Employees should also be trained on how to handle any request for transfer of electronic information. A popular scam involves an email that appears as if it is being sent from a person high up in the organization requesting a copy of that year’s W-2 tax forms. Spear-phishing emails often are designed to convince employees to respond quickly and without thinking. The email may contain a subject line creating the impression that an urgent reply is needed. Employees need to be trained to check with an authorized employee before transferring money or sending any other personal or company information that has been solicited electronically. This simple extra step could prevent a loss of money or information that could expose a company to liability from federal and state regulators, customers and vendors.

4. Train employees on the importance of specific categories of data.

Most employees understand that social security numbers and credit card information are sensitive pieces of information that must be protected. But employees may not be aware of regulations concerning other types of information that your company may collect and the importance of keeping such data safe. A company’s disclosure of personally identifiable information could subject it to state privacy breach notification laws. Indeed, forty-eight states have their own breach notification laws, including Illinois, Indiana and Ohio. Companies and their employees need to be cognizant of what these laws require. Notably, the applicability of the notification laws is not governed by where the company is located or has offices. Instead, companies are subject to the laws of the states where their customers are located. Therefore, an Illinois company with customers in California is subject to California’s breach notification law, along with any other state where its customers are located.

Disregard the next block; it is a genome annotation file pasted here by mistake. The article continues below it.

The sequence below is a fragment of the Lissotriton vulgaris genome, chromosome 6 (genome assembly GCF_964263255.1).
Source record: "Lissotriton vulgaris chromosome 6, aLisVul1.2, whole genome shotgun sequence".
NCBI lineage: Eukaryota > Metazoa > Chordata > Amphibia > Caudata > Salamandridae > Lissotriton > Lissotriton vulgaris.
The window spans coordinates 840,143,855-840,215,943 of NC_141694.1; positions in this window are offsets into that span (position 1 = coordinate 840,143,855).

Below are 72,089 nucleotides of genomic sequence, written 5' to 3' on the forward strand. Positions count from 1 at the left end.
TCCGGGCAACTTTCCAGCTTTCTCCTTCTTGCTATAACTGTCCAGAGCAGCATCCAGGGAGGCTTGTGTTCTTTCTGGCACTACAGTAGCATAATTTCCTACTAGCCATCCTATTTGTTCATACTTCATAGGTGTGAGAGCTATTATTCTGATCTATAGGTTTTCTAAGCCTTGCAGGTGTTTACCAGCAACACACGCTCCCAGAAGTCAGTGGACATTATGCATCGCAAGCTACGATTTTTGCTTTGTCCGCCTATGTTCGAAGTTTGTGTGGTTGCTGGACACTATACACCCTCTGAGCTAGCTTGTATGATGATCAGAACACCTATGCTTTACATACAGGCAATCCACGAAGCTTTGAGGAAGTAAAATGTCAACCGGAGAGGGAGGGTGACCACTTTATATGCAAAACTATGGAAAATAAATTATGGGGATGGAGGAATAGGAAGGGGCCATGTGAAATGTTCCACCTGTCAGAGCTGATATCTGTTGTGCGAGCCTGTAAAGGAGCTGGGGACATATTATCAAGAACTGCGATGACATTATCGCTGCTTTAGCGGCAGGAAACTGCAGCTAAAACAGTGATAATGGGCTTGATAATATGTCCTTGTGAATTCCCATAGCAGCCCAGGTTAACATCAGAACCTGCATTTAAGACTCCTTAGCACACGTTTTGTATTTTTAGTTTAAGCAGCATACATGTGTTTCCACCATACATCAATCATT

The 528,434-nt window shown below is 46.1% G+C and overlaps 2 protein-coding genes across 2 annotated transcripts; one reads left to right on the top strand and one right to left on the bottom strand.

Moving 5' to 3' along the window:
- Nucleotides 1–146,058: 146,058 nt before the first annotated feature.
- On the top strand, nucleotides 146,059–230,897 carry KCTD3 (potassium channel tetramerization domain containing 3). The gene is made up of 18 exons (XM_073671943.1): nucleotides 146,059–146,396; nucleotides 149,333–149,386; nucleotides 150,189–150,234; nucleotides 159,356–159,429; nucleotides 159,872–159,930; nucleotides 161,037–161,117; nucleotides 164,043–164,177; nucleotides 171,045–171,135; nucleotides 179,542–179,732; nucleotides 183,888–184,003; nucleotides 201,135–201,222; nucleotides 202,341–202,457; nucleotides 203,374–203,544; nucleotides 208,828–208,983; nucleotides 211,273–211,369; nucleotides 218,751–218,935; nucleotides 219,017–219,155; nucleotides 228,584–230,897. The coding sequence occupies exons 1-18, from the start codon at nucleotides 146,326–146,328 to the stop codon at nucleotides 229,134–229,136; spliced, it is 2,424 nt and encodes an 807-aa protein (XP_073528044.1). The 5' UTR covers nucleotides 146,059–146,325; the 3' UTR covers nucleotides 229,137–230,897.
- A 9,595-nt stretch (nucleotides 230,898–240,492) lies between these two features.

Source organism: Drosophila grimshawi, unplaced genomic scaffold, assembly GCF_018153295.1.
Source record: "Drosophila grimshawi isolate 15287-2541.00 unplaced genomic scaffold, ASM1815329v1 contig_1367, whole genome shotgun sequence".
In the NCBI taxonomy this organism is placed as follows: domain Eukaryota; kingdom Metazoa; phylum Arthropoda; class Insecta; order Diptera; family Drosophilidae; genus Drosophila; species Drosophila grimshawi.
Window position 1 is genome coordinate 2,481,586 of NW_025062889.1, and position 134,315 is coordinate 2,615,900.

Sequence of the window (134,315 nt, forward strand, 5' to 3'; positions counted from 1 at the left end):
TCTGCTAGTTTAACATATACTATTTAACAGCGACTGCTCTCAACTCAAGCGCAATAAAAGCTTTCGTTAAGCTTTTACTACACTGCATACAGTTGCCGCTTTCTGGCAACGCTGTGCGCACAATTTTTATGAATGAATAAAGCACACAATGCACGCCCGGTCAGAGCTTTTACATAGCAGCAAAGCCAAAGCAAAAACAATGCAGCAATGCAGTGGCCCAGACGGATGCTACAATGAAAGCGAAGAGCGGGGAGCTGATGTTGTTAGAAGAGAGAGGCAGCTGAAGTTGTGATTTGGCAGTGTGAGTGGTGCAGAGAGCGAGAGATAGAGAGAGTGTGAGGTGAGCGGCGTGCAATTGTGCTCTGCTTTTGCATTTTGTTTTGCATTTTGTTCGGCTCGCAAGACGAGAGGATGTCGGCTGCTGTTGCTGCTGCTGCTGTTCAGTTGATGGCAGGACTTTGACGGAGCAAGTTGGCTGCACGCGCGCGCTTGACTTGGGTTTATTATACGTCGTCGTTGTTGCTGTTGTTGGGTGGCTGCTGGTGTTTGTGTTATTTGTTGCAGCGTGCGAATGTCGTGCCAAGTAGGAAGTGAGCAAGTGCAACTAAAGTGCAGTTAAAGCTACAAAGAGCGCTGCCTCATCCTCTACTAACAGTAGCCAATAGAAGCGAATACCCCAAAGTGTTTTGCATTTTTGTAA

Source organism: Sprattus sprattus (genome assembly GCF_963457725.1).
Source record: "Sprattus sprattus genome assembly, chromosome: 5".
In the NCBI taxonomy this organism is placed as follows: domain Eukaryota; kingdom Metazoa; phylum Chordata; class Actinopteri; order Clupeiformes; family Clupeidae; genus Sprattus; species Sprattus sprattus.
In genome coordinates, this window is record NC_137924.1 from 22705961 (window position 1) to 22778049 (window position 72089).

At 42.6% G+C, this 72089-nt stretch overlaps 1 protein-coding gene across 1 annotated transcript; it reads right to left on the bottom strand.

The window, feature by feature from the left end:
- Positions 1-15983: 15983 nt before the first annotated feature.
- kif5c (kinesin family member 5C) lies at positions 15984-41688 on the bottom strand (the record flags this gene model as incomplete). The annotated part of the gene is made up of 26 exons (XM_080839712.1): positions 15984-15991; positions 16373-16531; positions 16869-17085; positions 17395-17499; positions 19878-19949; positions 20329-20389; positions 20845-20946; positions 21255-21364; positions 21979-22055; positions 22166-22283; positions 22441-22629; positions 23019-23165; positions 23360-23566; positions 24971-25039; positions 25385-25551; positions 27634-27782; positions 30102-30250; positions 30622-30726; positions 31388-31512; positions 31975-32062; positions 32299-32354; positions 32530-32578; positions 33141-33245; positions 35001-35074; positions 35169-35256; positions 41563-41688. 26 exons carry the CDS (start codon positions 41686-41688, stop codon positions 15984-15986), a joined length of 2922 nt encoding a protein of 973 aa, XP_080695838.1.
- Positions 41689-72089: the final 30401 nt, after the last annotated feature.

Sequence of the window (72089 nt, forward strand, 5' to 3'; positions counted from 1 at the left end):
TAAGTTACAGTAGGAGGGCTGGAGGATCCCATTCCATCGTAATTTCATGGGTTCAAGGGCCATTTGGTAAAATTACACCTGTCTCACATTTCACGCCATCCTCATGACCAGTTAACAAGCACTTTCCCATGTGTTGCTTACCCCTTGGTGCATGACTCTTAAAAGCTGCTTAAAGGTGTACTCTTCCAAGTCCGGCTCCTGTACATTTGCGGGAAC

Further, federal laws such as HIPAA (health information), Gramm-Leach-Bliley Act (financial information) and the Family Educational Rights and Privacy Act (student information) may also come into play when certain types of information are involved. These federal laws carry with them their own of notification requirements and potential penalties. With these numerous state and federal requirements, employees need to be aware of the importance of the information with which they are dealing and the governing laws.

5. Emphasize that cybersecurity is everyone’s responsibility.

Companies must stress the importance of data governance to every employee in the company. It cannot be the sole responsibility of the IT department to keep company data secure. Even the best IT department practices can be undermined when employees fail to follow best practices regarding data management. Employees must be trained to understand the importance of data management to the company. Disclosing electronic information could trigger data breach notifications procedures under state and federal law and cause severe financial loss, as previously discussed, and incalculable reputation damage to a company. Every employee needs to regard data governance as a priority.